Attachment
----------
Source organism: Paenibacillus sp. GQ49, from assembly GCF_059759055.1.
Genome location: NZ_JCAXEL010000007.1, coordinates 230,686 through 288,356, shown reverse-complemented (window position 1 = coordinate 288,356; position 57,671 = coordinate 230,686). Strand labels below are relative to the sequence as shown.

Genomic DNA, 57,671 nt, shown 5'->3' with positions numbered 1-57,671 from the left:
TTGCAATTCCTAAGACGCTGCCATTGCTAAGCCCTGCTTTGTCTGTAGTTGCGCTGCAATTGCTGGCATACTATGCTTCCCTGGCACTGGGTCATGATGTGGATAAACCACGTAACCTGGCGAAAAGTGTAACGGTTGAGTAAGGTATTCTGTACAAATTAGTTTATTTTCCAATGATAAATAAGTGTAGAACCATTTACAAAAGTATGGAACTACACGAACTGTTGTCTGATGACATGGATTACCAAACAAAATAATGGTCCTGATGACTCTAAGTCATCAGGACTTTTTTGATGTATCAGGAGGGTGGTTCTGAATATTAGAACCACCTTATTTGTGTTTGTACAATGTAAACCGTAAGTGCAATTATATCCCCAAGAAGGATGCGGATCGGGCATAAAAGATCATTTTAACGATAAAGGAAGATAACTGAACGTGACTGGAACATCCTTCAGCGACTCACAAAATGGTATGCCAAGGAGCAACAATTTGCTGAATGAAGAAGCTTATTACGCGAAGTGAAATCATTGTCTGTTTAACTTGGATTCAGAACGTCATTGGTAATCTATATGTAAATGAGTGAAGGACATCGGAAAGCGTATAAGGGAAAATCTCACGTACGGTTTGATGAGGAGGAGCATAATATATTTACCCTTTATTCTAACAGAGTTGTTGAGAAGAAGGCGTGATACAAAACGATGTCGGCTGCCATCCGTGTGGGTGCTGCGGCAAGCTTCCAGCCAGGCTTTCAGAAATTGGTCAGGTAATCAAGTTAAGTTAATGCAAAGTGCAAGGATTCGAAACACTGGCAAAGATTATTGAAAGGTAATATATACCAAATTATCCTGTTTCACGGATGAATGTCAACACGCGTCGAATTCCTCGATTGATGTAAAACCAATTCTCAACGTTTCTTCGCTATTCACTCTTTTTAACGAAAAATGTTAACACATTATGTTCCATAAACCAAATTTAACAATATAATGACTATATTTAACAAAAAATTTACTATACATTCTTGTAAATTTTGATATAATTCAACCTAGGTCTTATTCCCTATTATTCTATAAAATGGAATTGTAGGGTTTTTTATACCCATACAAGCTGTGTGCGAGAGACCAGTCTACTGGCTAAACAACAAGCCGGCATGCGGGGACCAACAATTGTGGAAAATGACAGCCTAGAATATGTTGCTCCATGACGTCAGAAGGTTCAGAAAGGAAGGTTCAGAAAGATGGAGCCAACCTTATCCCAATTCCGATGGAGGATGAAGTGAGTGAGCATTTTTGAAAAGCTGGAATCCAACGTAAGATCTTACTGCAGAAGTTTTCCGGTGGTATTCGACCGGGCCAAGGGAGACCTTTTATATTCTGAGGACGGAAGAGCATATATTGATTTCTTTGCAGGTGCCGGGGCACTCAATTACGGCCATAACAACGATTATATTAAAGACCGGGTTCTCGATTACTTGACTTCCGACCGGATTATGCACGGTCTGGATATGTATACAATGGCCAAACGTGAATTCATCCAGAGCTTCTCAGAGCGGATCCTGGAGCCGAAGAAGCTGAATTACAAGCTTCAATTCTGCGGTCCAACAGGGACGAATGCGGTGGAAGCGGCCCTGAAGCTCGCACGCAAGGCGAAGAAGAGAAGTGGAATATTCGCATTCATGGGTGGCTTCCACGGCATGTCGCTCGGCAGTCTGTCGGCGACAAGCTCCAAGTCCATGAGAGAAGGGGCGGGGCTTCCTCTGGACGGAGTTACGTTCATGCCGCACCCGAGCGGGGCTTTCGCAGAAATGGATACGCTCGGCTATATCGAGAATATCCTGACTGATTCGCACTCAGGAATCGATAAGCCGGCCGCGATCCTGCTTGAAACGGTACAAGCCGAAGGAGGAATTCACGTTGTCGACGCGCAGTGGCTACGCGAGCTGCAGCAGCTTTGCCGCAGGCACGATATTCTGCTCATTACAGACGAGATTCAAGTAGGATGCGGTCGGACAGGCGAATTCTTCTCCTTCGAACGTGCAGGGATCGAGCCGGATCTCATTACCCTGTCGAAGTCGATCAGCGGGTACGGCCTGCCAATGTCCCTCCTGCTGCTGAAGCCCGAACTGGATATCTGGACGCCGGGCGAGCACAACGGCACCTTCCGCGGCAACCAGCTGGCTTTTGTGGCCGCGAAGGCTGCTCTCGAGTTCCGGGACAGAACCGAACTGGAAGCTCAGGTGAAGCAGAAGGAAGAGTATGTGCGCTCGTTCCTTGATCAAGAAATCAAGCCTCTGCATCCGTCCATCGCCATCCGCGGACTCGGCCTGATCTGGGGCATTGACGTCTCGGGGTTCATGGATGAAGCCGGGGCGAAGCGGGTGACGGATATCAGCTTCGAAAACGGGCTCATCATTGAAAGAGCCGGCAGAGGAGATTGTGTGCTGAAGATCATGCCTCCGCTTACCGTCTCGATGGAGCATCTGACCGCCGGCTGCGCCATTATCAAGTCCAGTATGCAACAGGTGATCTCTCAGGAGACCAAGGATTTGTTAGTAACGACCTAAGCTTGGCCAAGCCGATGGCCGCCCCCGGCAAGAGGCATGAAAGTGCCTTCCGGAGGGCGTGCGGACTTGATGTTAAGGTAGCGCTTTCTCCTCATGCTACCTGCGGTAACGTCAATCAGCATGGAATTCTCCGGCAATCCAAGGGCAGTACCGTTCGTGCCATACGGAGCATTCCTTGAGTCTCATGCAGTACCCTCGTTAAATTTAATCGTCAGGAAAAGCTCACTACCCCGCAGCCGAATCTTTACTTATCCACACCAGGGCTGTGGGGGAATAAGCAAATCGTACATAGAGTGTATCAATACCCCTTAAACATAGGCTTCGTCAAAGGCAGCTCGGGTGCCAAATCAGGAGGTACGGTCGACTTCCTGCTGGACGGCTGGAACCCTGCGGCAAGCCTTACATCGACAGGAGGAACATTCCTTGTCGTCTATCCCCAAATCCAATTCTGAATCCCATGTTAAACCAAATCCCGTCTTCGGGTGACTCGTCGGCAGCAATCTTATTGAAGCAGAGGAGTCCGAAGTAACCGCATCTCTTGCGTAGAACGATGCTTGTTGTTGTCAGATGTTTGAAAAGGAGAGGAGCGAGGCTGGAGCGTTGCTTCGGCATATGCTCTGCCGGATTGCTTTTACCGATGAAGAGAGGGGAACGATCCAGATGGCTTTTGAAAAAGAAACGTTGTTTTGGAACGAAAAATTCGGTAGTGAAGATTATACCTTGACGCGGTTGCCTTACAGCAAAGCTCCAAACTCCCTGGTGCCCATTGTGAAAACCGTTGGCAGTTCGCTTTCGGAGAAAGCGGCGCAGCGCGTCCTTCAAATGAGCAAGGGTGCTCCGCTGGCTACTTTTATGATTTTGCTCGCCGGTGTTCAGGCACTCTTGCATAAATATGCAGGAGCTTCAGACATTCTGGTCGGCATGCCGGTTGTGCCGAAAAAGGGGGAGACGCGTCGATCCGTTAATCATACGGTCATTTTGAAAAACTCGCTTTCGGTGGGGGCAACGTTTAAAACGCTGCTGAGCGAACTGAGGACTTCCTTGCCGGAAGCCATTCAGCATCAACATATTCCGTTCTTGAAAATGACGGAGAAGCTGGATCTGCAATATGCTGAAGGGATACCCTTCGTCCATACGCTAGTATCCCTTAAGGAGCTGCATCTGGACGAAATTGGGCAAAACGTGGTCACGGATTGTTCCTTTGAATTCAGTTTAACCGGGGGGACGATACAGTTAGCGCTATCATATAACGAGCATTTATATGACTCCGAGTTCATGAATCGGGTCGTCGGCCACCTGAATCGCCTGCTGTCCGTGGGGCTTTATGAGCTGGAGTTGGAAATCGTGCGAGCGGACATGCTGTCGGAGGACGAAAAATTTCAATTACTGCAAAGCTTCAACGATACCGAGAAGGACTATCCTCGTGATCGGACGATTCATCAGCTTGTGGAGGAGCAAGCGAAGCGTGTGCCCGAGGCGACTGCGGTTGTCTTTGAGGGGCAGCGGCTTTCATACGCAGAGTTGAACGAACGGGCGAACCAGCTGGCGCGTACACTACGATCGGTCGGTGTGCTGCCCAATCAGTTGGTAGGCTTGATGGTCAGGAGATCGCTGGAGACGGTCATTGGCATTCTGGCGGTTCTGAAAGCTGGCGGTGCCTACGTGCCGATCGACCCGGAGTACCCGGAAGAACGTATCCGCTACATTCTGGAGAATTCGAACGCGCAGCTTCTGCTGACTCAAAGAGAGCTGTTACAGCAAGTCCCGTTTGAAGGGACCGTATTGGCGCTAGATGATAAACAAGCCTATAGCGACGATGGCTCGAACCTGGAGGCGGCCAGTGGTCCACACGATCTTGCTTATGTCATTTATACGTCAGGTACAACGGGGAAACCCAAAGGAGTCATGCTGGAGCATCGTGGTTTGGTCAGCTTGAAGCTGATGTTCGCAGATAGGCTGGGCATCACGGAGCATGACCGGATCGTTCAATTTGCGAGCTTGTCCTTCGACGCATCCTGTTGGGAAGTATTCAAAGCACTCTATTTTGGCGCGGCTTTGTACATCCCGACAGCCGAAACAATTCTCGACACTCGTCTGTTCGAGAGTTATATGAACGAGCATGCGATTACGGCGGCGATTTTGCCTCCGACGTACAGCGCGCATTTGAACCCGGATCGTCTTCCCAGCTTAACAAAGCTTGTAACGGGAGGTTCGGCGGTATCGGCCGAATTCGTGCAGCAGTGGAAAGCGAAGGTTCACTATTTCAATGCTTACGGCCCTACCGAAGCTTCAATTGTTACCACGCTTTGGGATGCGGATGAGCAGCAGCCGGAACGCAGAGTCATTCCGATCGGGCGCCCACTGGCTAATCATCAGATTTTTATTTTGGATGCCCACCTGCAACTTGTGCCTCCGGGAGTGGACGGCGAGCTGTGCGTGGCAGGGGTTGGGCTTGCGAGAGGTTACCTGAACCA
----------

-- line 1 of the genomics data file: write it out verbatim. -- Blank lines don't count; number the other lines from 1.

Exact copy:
Source organism: Paenibacillus sp. GQ49, from assembly GCF_059759055.1.